Behold: the 1959 Lister-Jaguar ‘Knobbly’ – one of the most successful race cars of its era, combing a Jaguar straight-six engine and drivetrain with a lightweight tube-framed chassis designed by Lister, Jaguar’s motorsports partner.
This particular car – whose documents list 53 podium finishes, including 29 firsts, 15 seconds and 9 thirds – has been meticulously maintained and remains (vintage) race ready.
Yours for a mere €2,500,000 – €3,100,000.
Behold: the 1987 Mercedes Benz 240GD – one of the best 4×4 off roaders ever made, fully restored and updated with leather stitched interior, upgraded power steering disc brakes and shocks.
Currently accepting bids (with a trifling 80,500km on the clock).
Behold: the 1955 Mercedes Benz 300SL Gullwing, legendary street-legal version of the equally legendary W194 race car – sleek and aerodynamic, with a direct injection system borrowed from WW2 fighter plane engines.
This particular model, fully restored in the early 1990s, has been part of the Wiesenthal Mercedes Collection in Vienna since leaving its original American owner in 1979.
Yours for €1.2 million+.
A custom built ‘DeLorean Hovercraft’ made from fibreglass-wrapped styrofoam coated with metallic paint, powered by two Briggs & Stratton lawnmower engines (one for lift, the other for thrust).
Originally built in 2008, improved and upgraded many times since, it can hover 20cm above any flat surface and hit 50km/h on calm water.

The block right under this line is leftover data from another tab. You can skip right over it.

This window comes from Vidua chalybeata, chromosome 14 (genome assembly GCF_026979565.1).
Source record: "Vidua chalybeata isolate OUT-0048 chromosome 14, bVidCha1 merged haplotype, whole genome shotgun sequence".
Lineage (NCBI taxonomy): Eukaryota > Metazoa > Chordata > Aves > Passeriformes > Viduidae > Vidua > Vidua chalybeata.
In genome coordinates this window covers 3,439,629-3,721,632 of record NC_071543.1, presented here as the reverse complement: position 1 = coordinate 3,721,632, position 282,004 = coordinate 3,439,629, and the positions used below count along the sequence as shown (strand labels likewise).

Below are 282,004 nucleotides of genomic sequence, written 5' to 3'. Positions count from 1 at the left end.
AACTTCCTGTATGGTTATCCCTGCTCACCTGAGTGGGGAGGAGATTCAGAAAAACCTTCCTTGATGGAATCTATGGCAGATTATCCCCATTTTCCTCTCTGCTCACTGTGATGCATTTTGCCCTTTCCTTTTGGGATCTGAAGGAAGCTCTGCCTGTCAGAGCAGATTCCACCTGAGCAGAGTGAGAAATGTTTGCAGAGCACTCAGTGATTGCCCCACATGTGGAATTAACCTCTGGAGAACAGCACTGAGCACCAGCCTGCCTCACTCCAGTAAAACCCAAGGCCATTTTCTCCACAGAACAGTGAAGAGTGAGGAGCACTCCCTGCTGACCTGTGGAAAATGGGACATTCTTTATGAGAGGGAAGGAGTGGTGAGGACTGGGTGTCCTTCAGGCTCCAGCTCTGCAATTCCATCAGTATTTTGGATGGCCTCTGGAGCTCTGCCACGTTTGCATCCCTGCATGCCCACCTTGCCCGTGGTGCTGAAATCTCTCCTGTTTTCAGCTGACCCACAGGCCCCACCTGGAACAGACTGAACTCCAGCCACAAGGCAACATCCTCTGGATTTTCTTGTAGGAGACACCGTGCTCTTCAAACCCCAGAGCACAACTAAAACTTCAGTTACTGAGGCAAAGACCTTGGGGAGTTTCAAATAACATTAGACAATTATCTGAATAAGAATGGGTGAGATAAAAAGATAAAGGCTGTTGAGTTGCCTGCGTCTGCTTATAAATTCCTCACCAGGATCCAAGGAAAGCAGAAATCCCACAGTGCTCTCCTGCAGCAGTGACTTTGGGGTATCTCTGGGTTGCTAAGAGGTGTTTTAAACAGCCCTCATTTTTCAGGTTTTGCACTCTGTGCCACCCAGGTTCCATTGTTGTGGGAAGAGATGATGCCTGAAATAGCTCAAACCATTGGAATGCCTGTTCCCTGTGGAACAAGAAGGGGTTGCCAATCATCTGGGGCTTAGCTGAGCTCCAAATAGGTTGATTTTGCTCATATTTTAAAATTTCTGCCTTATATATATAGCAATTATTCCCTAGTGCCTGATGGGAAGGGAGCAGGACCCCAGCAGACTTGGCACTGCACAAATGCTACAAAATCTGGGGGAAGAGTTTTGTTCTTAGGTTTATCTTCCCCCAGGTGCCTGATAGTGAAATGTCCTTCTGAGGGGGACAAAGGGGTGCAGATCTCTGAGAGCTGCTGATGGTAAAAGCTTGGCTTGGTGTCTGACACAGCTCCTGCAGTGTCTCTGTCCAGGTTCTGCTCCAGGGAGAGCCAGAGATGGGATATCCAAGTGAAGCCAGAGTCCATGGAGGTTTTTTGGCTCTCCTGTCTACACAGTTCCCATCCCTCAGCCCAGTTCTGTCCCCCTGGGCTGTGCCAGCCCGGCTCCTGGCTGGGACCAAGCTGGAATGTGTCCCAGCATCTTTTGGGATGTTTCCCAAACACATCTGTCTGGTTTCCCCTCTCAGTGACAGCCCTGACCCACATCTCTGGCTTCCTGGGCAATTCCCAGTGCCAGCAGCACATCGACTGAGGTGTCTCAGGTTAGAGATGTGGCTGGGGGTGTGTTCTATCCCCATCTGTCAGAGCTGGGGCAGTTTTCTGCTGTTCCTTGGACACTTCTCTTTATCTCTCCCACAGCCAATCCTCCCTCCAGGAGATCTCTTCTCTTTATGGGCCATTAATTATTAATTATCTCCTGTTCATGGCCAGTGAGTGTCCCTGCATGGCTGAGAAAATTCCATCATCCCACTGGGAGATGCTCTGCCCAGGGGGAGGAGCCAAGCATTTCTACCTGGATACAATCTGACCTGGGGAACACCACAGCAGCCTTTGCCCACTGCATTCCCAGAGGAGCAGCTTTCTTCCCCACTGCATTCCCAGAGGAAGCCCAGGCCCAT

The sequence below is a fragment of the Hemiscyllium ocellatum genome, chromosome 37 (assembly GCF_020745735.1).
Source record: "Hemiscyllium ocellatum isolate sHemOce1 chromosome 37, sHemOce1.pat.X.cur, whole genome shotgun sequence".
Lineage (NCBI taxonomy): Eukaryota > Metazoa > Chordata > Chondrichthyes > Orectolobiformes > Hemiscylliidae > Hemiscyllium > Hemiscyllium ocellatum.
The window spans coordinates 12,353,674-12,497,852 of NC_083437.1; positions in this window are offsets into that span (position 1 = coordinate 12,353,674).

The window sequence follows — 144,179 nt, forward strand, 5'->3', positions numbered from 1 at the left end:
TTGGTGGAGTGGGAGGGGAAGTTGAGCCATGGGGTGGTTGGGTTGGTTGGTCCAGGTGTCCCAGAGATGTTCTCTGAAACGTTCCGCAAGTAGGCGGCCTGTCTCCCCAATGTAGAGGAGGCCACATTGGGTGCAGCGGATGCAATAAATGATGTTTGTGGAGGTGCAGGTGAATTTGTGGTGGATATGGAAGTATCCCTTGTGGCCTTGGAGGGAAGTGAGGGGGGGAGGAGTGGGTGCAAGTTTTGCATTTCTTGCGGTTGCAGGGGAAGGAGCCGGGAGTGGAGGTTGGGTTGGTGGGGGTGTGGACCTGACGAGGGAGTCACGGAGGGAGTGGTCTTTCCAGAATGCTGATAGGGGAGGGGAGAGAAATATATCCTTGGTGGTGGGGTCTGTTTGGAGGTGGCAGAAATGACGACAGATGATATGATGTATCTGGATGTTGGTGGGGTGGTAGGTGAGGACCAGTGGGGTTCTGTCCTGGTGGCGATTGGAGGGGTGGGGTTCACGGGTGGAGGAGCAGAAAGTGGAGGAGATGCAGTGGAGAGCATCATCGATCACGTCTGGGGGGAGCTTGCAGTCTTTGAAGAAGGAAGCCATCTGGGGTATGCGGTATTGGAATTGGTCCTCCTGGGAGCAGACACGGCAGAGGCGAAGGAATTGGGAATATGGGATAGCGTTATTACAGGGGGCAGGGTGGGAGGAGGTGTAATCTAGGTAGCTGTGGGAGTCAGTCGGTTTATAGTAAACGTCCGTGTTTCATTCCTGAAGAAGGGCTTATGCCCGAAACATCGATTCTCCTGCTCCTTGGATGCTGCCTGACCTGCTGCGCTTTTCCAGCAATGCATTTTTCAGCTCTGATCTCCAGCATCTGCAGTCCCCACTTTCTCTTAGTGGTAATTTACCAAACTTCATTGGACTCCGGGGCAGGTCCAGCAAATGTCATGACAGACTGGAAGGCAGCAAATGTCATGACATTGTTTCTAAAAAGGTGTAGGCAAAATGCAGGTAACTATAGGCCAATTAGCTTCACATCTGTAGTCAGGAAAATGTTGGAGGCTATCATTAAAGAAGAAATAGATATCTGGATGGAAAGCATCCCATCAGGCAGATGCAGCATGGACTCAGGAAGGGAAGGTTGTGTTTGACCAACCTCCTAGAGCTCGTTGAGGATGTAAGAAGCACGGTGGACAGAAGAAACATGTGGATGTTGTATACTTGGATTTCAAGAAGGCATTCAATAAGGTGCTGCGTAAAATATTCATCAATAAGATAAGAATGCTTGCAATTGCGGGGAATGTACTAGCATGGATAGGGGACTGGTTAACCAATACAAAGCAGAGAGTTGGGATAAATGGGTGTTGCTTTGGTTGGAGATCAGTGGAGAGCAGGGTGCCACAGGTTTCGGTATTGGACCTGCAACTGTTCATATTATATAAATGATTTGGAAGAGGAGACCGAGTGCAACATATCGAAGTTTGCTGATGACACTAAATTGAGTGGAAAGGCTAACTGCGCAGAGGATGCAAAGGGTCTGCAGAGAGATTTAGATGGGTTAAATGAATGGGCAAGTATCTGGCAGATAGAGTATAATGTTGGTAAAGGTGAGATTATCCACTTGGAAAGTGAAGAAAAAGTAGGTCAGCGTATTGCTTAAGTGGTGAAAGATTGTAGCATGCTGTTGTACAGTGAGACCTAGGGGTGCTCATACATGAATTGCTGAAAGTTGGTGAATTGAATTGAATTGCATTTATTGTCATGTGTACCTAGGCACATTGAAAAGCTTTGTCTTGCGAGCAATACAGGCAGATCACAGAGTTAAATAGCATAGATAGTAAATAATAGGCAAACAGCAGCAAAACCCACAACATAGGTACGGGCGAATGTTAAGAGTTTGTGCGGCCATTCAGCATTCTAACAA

Currently for sale on eBay for €40,000, 10% of which will be donated to the Michael J. Fox Foundation for Parkinsons Research.
Behold: the 1972 BMW 3.0 CSL Coupe – effectively a homologation special version of the E9, stripped of all excess weight to enhance speed.
One of only 500 right hand drive models (out of a total of 1265 built) and dating to the first year of production, this 45 year old, Concours restoration in Tiaga green might even be the finest surviving example.
Yours for €205,500.
Behold: the 1987 Porsche 930 Slantnose – essentially a 911 Turbo made more aerodynamic (and capable of a top speed of 275 km/h) with the pointy front end of the 1979 Le Mans winning 935 racer.
One of only 948 built over eight years (during which time it was the fastest German production car), this immaculately preserved model is currently accepting bids (most likely north of €100,000).